Enter the Executive Service Corps of Cincinnati. Introduced to the AAC project as a volunteer and functioning now as a part-time paid consultant, my husband Mark will be working out of a temporary office in the AAC over the next several months to help develop a strategy and business plan and get the school back on solid financial footing.
The good news is that after an initial slump in enrollment following the move to OTR, AAC is enjoying an enrollment of 85 students this year, “the largest freshman class in its 142-year history” (Cinci Enquirer).
In keeping with a Cincinnati tradition, the entrance of the AAC features a decorated pig, probably from the Cincinnati Big-Pig-Gig held several years back.
The building’s interior is edgy with its concrete, and metal structure. Located in the former home of a mattress factory, the spacious AAC rises six stories.
The stairs are offset by seven degrees. I don’t know why, but it makes for an interesting photograph.
Skylights and massive windows throughout the studio and classroom spaces, fill the AAC with bright natural daylight.
On the top floor you can see panoramic views of the hills of Cincinnati from the walls of windows.
Another perspective affords a view of AAC’s former home, the Art Museum in Eden Park, just barely visible as a light blue-green dome in the upper left corner of the photo. I’ve been told that the new location is seven degrees from the old. I’m not entirely sure what that means, or why it’s significant.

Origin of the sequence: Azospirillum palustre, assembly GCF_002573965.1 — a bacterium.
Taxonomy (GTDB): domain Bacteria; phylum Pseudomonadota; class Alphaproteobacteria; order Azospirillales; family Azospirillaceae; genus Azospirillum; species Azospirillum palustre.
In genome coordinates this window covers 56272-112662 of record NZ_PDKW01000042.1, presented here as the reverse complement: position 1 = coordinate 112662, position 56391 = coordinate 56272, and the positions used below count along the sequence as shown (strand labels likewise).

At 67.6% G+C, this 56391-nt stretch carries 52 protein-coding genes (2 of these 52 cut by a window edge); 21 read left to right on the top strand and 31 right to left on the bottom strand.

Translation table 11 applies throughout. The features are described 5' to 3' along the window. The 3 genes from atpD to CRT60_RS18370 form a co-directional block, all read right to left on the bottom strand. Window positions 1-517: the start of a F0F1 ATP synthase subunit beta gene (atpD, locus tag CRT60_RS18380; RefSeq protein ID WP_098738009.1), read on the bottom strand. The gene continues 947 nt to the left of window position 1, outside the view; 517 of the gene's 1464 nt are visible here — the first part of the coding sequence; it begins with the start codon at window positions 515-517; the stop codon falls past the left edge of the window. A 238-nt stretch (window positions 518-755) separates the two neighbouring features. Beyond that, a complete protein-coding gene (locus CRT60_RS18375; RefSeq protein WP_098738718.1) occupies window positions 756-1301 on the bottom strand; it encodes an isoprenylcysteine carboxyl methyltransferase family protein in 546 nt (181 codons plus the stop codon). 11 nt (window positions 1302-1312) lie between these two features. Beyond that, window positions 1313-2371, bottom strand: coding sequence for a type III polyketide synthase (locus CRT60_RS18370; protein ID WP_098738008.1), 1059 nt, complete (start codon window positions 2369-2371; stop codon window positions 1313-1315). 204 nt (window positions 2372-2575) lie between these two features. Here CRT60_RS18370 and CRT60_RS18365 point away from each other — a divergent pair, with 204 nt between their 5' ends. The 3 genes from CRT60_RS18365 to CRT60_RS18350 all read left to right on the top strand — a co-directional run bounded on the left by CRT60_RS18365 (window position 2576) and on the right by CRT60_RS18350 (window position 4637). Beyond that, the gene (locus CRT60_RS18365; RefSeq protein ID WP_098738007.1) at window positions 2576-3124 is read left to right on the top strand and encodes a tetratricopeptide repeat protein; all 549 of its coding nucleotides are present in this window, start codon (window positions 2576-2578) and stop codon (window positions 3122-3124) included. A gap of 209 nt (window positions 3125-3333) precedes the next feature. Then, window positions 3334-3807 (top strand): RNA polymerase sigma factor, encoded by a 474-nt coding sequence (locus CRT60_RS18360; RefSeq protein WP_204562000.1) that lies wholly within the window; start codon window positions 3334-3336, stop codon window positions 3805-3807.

The AAC offers BFA degrees in Art History, Drawing, Illustration, Photography, Painting, Printmaking, Sculpture, and Visual Communication Design. They also have a Master of Arts in Art Education program. Large classroom studios and smaller, although still spacious, studios that house four students are located throughout the building. In fact the generous studio space for every student is one of AAC’s advantages over other institutions. Another selling point is the individualized attention students receive with the low student to teacher ratio of 10 to 1.
Here’s a view of Vine Street and the yellow dorm building from the upper floors of the AAC,
and a view of the shops and cafes on Vine Street where we had lunch earlier.
Brightly lit critique spaces are located throughout for students to display and present their work.
In the Enquirer story, Diane Smith, interim president and a 30-year Art Academy veteran said, “We really feel we’re at a crossroads here. There’s a lot to be excited about, and we want to be the center of creativity in this community.”
Evidence of new growth and new life is sprouting around the Art Academy, in the Gateway Quarter of Over the Rhine. I can’t wait to see what will be created here.